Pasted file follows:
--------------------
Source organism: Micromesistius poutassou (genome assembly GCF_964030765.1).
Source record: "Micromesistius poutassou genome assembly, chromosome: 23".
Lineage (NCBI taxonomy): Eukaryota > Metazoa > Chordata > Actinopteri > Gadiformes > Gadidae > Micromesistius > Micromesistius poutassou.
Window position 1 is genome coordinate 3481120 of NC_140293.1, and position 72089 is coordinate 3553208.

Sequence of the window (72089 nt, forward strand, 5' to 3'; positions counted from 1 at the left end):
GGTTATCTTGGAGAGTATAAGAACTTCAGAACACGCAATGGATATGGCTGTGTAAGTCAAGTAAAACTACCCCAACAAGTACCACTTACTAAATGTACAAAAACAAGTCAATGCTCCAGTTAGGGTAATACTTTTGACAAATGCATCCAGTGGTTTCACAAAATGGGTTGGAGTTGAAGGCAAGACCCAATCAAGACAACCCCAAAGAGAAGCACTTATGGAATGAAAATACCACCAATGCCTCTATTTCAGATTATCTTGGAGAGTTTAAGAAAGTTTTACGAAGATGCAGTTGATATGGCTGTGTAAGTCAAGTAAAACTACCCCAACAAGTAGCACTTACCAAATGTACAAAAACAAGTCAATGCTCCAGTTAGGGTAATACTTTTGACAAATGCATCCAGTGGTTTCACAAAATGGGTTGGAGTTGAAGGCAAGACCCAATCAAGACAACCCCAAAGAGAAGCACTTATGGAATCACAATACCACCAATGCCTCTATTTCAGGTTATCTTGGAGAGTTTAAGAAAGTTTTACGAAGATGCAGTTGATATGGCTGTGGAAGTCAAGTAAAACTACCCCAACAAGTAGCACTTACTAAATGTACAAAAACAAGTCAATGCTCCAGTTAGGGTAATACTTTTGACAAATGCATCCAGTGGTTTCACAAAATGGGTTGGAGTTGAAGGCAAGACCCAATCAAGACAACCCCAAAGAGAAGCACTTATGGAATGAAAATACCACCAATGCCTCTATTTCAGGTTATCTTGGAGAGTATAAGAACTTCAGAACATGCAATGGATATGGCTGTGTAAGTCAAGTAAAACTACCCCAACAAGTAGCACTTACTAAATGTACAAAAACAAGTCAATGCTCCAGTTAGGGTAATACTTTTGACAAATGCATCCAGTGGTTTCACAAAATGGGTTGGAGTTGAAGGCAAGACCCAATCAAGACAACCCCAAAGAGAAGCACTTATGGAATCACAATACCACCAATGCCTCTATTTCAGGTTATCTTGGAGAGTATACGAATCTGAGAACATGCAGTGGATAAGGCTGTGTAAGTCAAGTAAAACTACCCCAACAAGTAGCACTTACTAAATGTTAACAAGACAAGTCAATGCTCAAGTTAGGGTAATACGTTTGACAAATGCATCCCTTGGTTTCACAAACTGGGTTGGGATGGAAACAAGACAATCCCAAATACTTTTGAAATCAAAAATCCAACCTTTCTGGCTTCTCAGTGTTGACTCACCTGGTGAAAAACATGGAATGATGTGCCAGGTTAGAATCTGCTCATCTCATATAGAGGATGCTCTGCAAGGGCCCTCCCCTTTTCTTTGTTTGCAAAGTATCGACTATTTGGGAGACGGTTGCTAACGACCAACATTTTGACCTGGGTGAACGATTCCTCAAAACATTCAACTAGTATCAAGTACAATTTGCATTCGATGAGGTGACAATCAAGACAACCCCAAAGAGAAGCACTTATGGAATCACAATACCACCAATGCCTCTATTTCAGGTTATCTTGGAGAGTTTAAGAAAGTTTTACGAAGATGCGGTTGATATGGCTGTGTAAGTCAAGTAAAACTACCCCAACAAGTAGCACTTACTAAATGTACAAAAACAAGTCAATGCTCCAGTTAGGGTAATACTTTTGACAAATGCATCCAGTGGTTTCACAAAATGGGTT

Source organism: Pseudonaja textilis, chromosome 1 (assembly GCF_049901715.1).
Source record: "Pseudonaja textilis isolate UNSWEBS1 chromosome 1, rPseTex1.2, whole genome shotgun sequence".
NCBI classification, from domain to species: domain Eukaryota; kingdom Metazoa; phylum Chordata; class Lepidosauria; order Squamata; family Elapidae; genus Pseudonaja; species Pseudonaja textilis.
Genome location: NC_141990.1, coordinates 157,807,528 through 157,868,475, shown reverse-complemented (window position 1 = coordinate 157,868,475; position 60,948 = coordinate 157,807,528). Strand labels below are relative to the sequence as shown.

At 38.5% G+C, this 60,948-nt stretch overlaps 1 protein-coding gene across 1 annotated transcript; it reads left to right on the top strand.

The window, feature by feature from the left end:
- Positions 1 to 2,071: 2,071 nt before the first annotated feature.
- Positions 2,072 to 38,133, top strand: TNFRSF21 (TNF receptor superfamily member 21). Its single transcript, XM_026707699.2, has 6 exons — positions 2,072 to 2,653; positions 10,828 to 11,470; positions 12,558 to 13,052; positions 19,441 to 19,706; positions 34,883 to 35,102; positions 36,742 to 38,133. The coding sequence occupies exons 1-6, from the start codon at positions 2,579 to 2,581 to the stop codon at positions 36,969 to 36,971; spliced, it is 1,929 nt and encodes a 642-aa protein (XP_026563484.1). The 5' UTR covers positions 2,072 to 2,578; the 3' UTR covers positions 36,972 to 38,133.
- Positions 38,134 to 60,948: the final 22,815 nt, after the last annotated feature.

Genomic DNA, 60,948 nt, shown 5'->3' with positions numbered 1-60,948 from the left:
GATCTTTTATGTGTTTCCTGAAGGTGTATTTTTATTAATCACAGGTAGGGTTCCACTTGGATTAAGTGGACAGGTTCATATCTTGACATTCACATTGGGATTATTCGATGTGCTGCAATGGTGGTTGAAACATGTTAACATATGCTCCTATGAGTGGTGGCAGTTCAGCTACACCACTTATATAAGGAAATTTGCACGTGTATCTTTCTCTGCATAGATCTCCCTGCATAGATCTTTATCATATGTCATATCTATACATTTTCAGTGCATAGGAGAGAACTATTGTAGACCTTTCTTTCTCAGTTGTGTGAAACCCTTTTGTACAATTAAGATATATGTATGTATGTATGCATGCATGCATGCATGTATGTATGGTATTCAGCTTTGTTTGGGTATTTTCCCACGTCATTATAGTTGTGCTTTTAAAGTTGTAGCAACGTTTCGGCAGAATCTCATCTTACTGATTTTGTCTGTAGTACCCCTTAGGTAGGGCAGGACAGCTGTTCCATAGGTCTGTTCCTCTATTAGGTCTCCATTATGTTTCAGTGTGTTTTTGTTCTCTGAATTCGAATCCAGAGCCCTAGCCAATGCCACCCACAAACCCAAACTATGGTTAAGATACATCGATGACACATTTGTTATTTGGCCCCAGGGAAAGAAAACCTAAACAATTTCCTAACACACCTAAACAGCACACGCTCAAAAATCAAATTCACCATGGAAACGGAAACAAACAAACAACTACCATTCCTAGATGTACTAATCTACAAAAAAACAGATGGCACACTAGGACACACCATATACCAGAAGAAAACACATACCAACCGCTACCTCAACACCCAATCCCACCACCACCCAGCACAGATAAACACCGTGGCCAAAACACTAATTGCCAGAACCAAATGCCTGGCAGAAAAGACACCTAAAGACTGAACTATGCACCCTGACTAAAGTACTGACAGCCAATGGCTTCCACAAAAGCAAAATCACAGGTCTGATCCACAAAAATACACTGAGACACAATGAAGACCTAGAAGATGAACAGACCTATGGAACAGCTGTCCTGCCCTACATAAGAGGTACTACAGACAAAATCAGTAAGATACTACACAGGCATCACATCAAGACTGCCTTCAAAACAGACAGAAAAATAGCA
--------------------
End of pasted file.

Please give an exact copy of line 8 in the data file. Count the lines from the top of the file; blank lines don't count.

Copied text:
Source record: "Pseudonaja textilis isolate UNSWEBS1 chromosome 1, rPseTex1.2, whole genome shotgun sequence".